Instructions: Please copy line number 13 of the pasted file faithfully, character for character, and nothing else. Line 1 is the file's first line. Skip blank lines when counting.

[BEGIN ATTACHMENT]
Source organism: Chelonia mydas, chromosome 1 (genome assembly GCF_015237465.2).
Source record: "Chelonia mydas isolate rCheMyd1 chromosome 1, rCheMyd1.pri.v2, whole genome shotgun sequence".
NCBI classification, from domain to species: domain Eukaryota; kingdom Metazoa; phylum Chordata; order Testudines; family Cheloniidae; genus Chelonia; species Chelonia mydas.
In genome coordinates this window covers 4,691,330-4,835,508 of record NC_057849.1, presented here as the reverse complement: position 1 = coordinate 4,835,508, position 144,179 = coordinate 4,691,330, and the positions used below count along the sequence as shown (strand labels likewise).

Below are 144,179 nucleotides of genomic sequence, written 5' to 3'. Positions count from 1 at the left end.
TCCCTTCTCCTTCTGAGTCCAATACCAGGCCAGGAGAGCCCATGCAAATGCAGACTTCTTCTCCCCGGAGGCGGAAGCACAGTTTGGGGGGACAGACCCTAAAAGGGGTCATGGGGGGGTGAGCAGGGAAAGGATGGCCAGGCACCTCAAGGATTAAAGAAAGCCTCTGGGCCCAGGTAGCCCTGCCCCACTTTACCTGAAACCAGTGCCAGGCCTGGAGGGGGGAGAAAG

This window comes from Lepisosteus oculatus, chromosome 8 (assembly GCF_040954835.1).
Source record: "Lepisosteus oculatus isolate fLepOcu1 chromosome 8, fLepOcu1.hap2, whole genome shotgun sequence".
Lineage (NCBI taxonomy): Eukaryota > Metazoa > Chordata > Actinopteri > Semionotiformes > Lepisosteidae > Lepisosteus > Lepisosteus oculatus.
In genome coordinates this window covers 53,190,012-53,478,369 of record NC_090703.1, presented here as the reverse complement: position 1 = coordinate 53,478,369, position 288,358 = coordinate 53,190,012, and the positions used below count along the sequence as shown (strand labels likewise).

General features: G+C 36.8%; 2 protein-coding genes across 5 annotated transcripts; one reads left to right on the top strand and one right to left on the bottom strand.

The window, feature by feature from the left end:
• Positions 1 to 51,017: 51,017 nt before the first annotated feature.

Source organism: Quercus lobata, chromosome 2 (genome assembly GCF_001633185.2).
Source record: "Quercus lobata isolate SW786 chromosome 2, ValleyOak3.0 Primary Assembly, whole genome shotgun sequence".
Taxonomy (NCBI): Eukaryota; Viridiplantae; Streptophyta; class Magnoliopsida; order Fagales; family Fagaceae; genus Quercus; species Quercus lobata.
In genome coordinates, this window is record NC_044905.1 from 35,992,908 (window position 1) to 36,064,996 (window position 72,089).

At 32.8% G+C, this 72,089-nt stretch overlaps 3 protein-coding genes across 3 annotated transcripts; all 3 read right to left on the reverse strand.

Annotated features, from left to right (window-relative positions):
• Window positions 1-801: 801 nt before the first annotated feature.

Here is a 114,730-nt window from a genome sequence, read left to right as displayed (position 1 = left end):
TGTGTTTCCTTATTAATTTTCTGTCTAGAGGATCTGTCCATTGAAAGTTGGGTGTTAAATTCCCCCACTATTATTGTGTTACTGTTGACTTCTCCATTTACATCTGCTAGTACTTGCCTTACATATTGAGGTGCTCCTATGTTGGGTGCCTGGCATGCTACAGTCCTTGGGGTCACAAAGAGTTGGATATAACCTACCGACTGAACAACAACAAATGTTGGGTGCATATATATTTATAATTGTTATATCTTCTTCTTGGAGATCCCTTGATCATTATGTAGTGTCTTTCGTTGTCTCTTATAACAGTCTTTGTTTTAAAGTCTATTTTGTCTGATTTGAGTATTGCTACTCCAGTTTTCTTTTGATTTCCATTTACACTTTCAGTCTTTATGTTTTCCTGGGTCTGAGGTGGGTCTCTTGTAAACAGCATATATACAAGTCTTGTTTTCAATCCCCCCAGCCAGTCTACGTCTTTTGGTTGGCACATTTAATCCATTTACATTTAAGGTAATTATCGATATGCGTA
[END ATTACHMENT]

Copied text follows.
• Positions 1 to 51,017: 51,017 nt before the first annotated feature.